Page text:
Sunday, November 27, 2011

Parking Lot Oaks

Plants that can live (and thrive) in adverse conditions like parking lots and roadway medians are special indeed.  Those that do so are prized by landscape designers and their use often is repeated.    These same trees might show up on lists of urban (also known as “street”) trees.  While maples are often used in these conditions, here are five oak trees that I have seen recently that fit this bill; four are native and one is exotic.

Nuttall oak (Quercus texana)
Pin oak (Quercus palustris)

Pin oak (Quercus palustris) has been a parking lot staple for many years around North Atlanta.  The trees planted some 30 years ago are now trees of considerable size – in places where they were allowed to remain.  Unfortunately in some urban areas, trees are considered expendable when it comes time to expand further.  Don’t let the common name fool you – the pin oak does not have slender “pin” shaped leaves.  The leaves are broad and usually have 5-7 lobes.  Q. palustris tends to retain it’s dried leaves over the winter, allowing for some measure of privacy when planted in a residential area.  That characteristic plus slightly drooping lower limbs are key identifiers for me.  The acorns are rather small and striped.  Like many urban tolerant trees, this species is naturally at home in poorly drained soils with high clay content.  I have never noticed this species having any remarkable fall color. 

Pin oak (Quercus palustris)

Willow oak (Quercus phellos) is another parking lot staple and continues to be used even in new developments.  Perhaps the narrow, linear leaves are more friendly to clean up crews in the fall than other oaks.  This is the tree that people think of when you mention “pin oak”.    The rapid growth rate and pleasing shape of the mature tree are probably two of the reasons it is still used in design.  Again the acorns are rather small (perhaps a plus for high traffic areas) and faintly striped.  Again this tree is naturally found in poorly drained areas, making it ideal for use in urban areas.  The fall color is yellow and rather unremarkable.  I found this example in a church parking lot along with the pin oak above.

Willow oak (Quercus phellos)

Shumard oak (Quercus shumardii) is a moderately fast growing tree with handsome lobed leaves.  It became popular as an alternative for the overused Pin oak some years ago.  The leaves of the two species are very similar in appearance but Shumard oak has better fall color and the dead leaves do not persist.  The acorns are much larger and resemble those of Northern red oak (Quercus rubra).   I found this example planted as a median tree along an office park throughway, but the trees were not doing very well.  My research shows that while this species can do well, it does prefer more moisture than others.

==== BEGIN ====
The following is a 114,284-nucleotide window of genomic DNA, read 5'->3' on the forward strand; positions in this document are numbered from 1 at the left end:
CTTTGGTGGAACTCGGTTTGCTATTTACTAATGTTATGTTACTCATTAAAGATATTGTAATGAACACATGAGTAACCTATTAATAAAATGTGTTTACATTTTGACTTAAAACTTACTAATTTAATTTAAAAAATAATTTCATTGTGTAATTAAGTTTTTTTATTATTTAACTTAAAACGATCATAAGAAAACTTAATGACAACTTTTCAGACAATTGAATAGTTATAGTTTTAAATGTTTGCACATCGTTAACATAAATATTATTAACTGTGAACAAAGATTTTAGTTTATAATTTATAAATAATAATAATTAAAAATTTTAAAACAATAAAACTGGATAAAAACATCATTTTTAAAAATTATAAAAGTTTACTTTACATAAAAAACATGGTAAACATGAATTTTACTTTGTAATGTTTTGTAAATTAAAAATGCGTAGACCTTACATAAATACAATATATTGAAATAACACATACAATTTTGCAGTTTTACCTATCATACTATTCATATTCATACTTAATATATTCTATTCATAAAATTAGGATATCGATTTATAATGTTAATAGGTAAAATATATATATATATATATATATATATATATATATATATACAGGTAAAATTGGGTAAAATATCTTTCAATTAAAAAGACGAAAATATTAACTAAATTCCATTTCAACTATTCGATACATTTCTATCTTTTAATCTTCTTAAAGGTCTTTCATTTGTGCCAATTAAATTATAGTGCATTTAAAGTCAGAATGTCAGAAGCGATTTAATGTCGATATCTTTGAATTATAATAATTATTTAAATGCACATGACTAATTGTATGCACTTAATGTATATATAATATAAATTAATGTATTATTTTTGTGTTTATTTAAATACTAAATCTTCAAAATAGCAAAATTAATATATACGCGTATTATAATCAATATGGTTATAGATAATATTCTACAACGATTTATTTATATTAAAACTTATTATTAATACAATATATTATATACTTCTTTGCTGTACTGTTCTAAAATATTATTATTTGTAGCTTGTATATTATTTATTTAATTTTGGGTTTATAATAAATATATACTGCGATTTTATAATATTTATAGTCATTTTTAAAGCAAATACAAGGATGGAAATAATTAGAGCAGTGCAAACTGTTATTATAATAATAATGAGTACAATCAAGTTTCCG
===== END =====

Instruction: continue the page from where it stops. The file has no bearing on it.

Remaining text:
Shumard oak (Quercus shumardii)

Nuttall oak (formerly Quercus nuttallii or Quercus shumardii var. texana, now Quercus texana)  is perhaps the most recent favorite in parking lot design when it comes to choosing an oak.  This species is the best looking of the group: the leaves are handsome and lobed and have superb fall color.  Couple those looks with a fast growth rate and you have a winner as far as the landscape design folks are concerned.  The acorn is similar in looks to Shumard oak, except smaller in size and with a “goblet” shaped cap.   I found this example in a supermarket parking lot where the acorns on the ground were numerous.  Southern Living magazine's garden editor recently featured this tree in his blog.

Nuttall oak (Quercus texana)

With so many native oaks to choose from, you would think designers have no reason to pick any non-native oak.  Occasionally though you will find someone using Sawtooth oak (Quercus acutissima).   This oak is notable for its fringed acorn caps.  Some folks think it is our native bur oak (Quercus macrocarpa) when they find the acorns and search the Internet based on the acorn cap’s appearance.  The leaves are quite different between the two, however, and bur oak is not naturally found in Georgia.  The leaves of Sawtooth oak are long and narrow, not lobed, with bristly teeth on the margins.  It has no remarkable fall color except perhaps a very brief transition from green to yellow before turning brown on the tree.  Although once promoted as a “good wildlife” tree, there are plenty of native oaks that can fill this role. I found this one in a gas station parking lot.

Sawtooth oak (Quercus acutissima)

So if you’re looking for a good street tree, the four native choices listed above are ones to consider.

If you are interested in what the acorns of other native oaks look like, you can look at my other posts: New Acorns for Me and Nuts about Nuts.


  1. All of these oaks are beautiful. We only have the pin oak here in MN but it's not used frequently for parking lots, one reason is snow load and damage from plows.

  2. Timely post EL! Julie and I recently departed from the unlearned masses that misidentify Willow Oak as Pin Oak. But hey, we knew it was an Oak....

  3. Amazing Georgia Native Plants,really awesome !!

    Native Plants

  4. Beautiful color on that Nuttall Oak! What supermarket did you find it at? I would like to see that one up close.